[balloon-makers] GPS Altimeter

Greg_Winker at Dell.com Greg_Winker at Dell.com
Thu Mar 7 08:56:09 CST 2002

Keith -

Does this mean that GPS's are programmed to report accurate positions at the
expense of reporting accurate altitudes?  Can you change the programming to
flip those and get good altitude at the expense of good location?  I am
interested in looking in to that.

List - 

Based on Keith's recommendation, I purchased a Garmin eTrex VISTA and think
it's great.  One of the other things it records is moving time vs.
stationary time.  This feature gives you a "to-the-second" flight time.
Unless, of course, you are truly becalmed (which does happen).  During the
first hour after launch at Americas Challenge last year, the GPS
occasionally read 0.0 mph.  The eTrex also records maximum altitude and
gives you a flight profile of the last two hours (It proves what I always
suspected - the low quality of my piloting.  The trace looks like a
seismograph.  :o)

I've used both the eTrex and the 195 on the same flight and found the
altitude readings to be identical, so the barometric function is at least
consistent, if not accurate.

Good Floating!

Greg Winker

-----Original Message-----
From: Keith Sproul [mailto:ksproul at rci.rutgers.edu]
Sent: Thursday, March 07, 2002 10:20 AM
To: balloon-makers at mail.deering.org
Subject: Re: [balloon-makers] GPS Altimeter

The GPS units with built-in Baro Altitude are GREAT!!

I have the Garmin eTrex VISTA, and the new Magellen Meridian Platinum 
also has baro altitude.

Both of these also have max ascent and max descent rates, so after 
you land, you can find out how fast you went up and down...  You can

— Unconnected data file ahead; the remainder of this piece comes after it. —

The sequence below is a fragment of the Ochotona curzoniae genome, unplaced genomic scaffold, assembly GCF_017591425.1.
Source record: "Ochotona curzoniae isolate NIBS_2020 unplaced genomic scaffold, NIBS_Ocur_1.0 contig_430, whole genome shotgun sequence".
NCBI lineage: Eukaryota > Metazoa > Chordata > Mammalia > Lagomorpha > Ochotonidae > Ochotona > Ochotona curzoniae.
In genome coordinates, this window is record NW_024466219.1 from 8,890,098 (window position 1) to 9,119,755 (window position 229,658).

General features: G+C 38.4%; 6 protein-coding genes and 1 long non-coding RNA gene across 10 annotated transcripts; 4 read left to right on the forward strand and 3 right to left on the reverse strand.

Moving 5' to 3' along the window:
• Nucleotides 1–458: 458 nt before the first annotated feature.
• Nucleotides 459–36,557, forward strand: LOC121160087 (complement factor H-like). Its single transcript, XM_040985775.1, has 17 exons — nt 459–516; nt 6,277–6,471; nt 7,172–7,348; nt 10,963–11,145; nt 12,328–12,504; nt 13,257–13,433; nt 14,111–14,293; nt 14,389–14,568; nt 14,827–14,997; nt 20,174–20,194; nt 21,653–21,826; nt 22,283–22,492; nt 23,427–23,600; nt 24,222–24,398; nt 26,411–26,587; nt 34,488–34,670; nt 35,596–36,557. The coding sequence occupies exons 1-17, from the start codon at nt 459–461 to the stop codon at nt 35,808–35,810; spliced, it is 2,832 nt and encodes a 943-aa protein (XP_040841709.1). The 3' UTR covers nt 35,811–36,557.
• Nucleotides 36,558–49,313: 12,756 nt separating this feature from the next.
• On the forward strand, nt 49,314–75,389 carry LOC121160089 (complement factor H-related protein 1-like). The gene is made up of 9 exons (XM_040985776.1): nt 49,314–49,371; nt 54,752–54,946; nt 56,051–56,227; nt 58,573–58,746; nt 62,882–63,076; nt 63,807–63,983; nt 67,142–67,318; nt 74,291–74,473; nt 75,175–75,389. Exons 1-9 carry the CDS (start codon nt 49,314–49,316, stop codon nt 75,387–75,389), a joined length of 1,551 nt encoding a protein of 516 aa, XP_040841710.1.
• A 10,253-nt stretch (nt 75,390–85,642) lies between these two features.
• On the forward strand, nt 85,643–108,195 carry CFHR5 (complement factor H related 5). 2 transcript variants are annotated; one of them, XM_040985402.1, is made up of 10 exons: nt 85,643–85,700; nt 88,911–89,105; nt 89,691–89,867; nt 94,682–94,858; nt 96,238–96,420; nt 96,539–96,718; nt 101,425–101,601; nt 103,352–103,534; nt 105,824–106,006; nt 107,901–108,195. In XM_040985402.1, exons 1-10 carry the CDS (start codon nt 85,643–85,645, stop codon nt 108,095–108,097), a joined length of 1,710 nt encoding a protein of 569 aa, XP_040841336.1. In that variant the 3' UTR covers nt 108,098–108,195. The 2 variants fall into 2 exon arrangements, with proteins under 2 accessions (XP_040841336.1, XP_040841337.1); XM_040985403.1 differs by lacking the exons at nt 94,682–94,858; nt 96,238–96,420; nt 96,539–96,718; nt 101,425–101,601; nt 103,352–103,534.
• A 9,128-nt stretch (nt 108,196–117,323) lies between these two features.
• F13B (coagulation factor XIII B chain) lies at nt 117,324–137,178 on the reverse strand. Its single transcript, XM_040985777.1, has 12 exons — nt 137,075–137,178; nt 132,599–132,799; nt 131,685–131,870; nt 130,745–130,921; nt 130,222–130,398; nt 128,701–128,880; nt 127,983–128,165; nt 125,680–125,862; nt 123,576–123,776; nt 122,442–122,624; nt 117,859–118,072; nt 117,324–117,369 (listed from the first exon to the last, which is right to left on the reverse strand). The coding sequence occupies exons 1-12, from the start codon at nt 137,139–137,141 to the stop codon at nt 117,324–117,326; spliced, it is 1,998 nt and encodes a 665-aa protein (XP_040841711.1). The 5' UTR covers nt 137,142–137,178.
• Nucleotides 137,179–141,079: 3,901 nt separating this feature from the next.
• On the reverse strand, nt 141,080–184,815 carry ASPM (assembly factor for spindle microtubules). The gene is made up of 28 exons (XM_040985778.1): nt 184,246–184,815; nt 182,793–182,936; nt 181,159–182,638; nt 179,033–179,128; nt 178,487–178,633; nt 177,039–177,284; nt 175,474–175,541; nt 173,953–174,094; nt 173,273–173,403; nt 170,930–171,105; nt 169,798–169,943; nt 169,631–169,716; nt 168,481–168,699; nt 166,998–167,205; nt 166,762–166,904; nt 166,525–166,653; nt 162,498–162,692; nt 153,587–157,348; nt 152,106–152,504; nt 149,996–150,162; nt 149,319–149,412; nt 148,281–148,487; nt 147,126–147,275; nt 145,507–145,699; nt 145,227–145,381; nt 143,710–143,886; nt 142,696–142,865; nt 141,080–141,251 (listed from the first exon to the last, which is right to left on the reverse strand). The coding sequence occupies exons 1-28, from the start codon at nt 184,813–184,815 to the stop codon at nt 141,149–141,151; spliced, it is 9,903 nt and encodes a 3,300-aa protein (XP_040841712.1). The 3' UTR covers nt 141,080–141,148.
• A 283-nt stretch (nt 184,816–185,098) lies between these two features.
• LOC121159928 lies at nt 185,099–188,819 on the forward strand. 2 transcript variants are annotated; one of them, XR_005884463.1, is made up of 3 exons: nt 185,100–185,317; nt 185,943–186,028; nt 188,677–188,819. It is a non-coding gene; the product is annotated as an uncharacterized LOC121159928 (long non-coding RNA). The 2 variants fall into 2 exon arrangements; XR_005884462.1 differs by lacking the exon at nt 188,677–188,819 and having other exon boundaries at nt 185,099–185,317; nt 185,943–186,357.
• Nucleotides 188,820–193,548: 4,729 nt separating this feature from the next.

even watch this in real time. I used this when I did my terminal 
ascent.  (1231 fpm)

The altitude in 'normal' GPS units isn't as good.  This has to do 
with how GPS works.

To get a good position report (x/y), you want signals from sats on 
the horizon.  To get a good altitude, you would want signals from 
sats overhead.  These two 'wants' are 90 degrees (literally) out of 
phase with each other.,   So, getting a good horizontal position 
makes getting a good vertical position less accurate

Keith Sproul

>In my experience, GPS altitude is pretty good since they turned off
>Selective Availability in April 2000 - something I like to much I
>consider it the crowning achievement of Bill Clinton :-) Basically, it
>is almost as good as the results I was getting using local home-build
>differential correction transmitters. Greg and Phil both noted how
>surprised they were to find their GPS altitude very closely matched
>their altimeter on their gas flights last Fall.
>The problem with using GPS for altitude is that a GPS has no clue where
>the surface of the Earth is. Our planet isn't a sphere. A GPS has to
>"imagine" that the surface of the Earth is some built-in mathematical
>model. This is why we use WGS-84 in the US. It is a survey model of the
>Earth that models the Earth's curvature for North America rather well.
>There are hundreds of other similar models you can select with your GPS
>that model other parts of the world more accurately. It is possible that
>the altitudes could be significantly off from that based on atmospheric
>pressure (and calibrated...)
>Also, the altitude rate-of-change period which most GPS receivers use I
>think is too long for serious balloon use.
>GPS's are fun in the basket, but I don't really think they will replace
>an altimeter or vario.
>Disclaimer: I've got some burner time, but I don't claim to be a pilot.
>"Balloon-makers" is archived at

Keith Sproul	ksproul at rci.rutgers.edu		WU2Z
Student Housing Network Coordinator		732 445-3695 W
Rutgers University Computing Services
"Balloon-makers" is archived at
"Balloon-makers" is archived at

More information about the Balloon-makers mailing list